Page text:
You have to feel sorry for computers. They are having a hard time living up to peoples' expectations.

Computers have been counted on to rescue failing manufacturing industries through a new burst of automation.

In the paperless factory of the future, engineers at computer terminals would design new products and transmit dimensions directly to robot-controlled machines. Other computers would reject faulty products, manage inventories, fill orders and bill customers electronically.

In the service economy, computers would usher in a new Age of Information, creating electronic pipelines to carry data, voices and pictures simultaneously between homes and libraries, stores, businesses and doctors' offices.

All this remains in the cards, but it is approaching at a slower, more uneven pace than enthusiasts for technology promised, expected or hoped.

The computer industry, no longer the exception, is facing the problems of overcapacity, shrinking profit margins and hypercompetition that dog older industries such as steel. Even International Business Machines Corp., the industry bellwether, is having trouble moving computers.

Researchers are looking anew at the computer revolution, asking some sobering questions: Has the promise of the technology been oversold? Is the information computers assemble expanding too rapidly for human operators to absorb? Do investments in technology really justify the costs?

Some answers come from a detailed case study about the automation of the U.S. metalworking industry in a book by sociologist Donald A. Hicks, published by the American Enterprise Institute.

His study looks at the way technology has spread through this industry, which includes both large corporations and tens of thousands of small businesses that cut, drill and shape metal for other manufacturers.

The automation of the metalworking industry has been surprisingly slow, Hicks reports. He quotes estimates that less than 4 percent of metal-cutting and metal-forming machine tools in the United States were computer-controlled as recently as 1983. This is true even though computer-controlled machine tools are considerably more reliable and efficient than those run by human operators.

One solution would be to speed up the introduction of modern computerized machine tools by giving companies even larger tax incentives to buy them. But Hicks argues that these companies have good reasons for not rushing to buy the newest technology. "It is not enough that technology offers a better way of doing something," "It is not enough that technology offers a better way of doing something." -- Sociologist Donald A. Hicks he said. The technology also must fit the peculiar requirements of the actual production arrangements within the workplace, he added. In other words, managers who take a realistic look at their businesses, their employes' skills, their customers' needs and their competition -- and then put off buying a costly new computerized lathe for the time being may well know what they're doing.

Another researcher, Martin Neil Baily, warns that those calculations are harder to make when technology is brought into the white-collar service sector.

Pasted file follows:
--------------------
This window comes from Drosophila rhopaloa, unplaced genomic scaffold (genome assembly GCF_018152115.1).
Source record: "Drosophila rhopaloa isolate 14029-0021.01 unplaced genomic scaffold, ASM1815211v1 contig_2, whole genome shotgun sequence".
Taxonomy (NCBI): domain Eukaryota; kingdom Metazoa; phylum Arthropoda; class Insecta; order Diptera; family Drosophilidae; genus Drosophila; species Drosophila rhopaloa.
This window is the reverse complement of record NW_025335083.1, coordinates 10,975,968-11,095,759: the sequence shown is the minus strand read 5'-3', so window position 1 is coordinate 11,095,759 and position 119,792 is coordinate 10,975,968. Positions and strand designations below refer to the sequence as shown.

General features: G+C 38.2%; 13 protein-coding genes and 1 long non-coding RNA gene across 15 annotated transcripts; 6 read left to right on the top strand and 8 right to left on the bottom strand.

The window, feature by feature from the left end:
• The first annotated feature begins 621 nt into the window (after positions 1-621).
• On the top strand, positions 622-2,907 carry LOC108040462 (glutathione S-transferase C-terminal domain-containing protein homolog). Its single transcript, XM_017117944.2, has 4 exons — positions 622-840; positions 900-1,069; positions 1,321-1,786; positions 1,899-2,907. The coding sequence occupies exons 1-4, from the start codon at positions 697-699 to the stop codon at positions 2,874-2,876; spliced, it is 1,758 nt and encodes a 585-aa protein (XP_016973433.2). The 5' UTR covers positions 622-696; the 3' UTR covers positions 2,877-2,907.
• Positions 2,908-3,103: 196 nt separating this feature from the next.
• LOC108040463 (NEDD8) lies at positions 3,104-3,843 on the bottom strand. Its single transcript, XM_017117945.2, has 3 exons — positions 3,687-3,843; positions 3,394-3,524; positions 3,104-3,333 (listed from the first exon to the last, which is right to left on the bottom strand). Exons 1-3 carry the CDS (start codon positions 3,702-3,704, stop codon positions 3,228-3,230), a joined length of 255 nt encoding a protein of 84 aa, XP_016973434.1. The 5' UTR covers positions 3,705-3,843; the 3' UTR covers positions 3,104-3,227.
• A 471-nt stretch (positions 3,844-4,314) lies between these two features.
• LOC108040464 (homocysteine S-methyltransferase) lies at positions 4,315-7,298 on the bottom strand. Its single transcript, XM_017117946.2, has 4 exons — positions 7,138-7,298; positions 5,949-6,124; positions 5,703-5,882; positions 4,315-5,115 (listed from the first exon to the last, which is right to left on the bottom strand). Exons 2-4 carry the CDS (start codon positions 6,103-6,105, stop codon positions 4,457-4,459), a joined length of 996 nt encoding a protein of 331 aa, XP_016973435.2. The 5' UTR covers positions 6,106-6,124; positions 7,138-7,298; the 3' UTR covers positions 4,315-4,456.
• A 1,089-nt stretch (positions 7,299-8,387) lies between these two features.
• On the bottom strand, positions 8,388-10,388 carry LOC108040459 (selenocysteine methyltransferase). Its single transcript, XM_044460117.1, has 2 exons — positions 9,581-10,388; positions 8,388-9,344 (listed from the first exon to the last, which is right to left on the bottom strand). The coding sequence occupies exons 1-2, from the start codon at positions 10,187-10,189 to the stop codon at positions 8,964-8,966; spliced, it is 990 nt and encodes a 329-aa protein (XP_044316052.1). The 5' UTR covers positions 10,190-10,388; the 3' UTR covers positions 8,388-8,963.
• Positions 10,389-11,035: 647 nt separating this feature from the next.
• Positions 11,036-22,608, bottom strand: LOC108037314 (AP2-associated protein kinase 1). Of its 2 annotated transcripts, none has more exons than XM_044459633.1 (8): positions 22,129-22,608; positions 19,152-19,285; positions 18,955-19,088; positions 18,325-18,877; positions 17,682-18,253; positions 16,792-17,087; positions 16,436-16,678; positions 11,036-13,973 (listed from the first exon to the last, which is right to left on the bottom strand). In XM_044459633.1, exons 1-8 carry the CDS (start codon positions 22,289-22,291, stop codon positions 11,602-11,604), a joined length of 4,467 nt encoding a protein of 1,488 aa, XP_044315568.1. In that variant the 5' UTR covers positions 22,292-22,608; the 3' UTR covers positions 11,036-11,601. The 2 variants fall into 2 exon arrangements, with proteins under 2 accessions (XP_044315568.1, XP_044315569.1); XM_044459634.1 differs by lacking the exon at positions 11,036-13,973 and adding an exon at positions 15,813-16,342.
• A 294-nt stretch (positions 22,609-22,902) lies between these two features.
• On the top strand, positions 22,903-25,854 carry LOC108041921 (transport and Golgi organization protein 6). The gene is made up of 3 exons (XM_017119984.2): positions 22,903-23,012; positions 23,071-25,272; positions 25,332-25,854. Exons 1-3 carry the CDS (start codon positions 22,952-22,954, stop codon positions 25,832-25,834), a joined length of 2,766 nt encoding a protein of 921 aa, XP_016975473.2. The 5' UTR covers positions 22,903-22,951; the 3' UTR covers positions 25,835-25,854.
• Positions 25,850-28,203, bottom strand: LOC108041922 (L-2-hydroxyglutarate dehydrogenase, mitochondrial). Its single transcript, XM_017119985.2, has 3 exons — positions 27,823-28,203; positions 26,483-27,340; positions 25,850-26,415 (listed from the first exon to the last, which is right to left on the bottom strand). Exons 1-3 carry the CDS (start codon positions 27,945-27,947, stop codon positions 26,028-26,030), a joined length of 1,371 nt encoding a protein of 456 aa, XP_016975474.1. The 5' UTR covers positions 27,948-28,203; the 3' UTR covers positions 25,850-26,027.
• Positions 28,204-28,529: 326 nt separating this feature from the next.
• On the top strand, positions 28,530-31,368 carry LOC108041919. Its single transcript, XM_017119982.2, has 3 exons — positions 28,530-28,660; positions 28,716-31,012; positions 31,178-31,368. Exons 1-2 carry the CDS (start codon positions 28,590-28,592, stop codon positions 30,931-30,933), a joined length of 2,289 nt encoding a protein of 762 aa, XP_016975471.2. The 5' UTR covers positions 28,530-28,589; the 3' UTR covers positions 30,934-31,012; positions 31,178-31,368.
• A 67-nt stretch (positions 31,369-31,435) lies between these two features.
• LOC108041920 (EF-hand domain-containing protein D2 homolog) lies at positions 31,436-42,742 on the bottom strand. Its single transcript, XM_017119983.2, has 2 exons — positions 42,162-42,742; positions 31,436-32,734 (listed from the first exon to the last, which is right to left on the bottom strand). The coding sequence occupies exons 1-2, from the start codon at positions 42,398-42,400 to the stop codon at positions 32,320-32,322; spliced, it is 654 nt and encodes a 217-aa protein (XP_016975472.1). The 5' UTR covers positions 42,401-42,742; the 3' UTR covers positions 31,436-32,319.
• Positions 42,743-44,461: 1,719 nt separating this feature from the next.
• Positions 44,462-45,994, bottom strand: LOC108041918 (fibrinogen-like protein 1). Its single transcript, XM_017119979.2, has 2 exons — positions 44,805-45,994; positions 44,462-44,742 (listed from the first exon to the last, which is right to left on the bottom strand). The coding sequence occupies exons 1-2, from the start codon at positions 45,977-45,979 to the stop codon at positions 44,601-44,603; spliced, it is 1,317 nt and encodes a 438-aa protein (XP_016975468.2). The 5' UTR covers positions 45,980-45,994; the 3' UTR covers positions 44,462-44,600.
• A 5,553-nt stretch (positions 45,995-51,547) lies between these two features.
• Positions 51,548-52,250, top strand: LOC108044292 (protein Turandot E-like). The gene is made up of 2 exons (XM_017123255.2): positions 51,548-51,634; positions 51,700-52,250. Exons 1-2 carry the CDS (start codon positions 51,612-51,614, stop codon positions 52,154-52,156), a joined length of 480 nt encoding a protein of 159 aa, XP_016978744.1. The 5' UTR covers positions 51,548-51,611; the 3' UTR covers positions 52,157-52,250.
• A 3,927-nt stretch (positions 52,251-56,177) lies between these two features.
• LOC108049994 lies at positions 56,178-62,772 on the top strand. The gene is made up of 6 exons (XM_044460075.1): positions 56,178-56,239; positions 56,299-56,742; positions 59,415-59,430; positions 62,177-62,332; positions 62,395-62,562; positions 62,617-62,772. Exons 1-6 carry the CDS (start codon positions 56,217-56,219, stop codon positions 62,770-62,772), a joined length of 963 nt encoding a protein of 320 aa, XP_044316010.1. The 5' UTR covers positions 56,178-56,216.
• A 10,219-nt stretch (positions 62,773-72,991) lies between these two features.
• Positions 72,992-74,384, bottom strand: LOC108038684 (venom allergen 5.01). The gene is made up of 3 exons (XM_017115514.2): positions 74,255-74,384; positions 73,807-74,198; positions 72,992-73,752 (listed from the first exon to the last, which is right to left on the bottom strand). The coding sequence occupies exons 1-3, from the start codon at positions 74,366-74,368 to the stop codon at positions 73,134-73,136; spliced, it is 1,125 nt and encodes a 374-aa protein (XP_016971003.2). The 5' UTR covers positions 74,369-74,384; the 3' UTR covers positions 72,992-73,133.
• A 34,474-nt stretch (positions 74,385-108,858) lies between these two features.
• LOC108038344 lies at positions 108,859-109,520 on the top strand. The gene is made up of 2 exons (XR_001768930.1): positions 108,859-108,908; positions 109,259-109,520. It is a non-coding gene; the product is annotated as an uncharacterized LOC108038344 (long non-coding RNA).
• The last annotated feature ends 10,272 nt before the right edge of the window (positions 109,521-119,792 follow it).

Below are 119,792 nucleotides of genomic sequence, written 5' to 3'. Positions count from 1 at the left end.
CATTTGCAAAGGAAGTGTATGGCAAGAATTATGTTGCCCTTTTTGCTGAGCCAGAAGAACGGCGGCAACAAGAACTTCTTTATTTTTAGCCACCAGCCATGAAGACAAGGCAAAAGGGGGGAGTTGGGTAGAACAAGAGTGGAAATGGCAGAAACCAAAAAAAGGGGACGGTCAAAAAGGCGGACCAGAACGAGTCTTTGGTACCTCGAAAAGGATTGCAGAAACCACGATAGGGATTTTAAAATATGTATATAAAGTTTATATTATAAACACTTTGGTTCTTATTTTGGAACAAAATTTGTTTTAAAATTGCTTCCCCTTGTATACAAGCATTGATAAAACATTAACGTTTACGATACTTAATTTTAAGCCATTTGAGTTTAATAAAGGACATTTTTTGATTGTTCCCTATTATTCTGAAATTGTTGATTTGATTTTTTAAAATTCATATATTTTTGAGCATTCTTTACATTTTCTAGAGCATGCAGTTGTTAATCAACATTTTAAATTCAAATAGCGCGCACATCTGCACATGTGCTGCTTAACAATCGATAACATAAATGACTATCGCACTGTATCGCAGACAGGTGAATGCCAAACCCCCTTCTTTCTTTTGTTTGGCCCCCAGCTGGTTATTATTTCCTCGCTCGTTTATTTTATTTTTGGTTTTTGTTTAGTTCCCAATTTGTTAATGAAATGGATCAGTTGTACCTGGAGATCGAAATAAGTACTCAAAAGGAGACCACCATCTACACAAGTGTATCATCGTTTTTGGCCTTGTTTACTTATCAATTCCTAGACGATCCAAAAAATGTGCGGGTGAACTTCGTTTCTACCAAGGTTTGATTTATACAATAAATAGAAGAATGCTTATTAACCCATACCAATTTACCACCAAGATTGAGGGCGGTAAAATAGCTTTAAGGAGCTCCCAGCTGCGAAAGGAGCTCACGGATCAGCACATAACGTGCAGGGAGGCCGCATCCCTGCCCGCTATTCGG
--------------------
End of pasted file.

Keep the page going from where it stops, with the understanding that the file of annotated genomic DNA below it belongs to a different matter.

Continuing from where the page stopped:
Baily, a senior fellow at Brookings Institution, recalls his visit to a large company that has computerized its shipping operations. "Instead of clerks filling in the bills by hand and filing them in a large cabinet, everything is now computerized," he said in an article published by Bell Atlantic Co.

The result was a huge increase in the information readily available to company planners, including volumes of detail about geographic and seasonal shipping patterns. "What is this information worth to the company? They do not know," he concludes. They can't tell whether the value of these data exceeds the cost of collecting and processing them.

In the factory, the value of an investment in technology is usually a straightforward calculation, because the yards of textile or the accuracy of a spot weld can be directly measured or checked, Baily says.

The information that comes from new technology in the service sector is much harder to measure. When a new kind of diagnostic machine is rolled into a hospital, the doctors can get more detail about a patient's condition.

But there is no easy way to calculate the value of it. And because an insurance company is usually paying the bill, the patient isn't thinking hard about the costs and benefits of the additional tests.

Throughout the white-collar world, the cost of processing information is declining dramatically and the amount of information that can be assembled on a computer screen is growing just as fast. The bottleneck is understanding how to use this outpouring of information.

"It is not enough to show the dazzling potential of the technology; some value must be placed on the increased flow of information. It either reduces costs elsewhere or it attracts new customers," said Baily. But it can be justified only by what it accomplishes.

There is an inevitability about the increasing power of computers to process information. In 1970, the mainframe computers capable of making a million calculations a second cost $1 million each and filled several hundred square feet of office space. Six years ago, a computer with that same power cost $50,000 and could sit on a desk. By the year 2000, it will cost $30 and will fit inside a briefcase, scientists predict.

There is nothing inevitable about our ability to tap that power to solve the problems of companies, governments and people.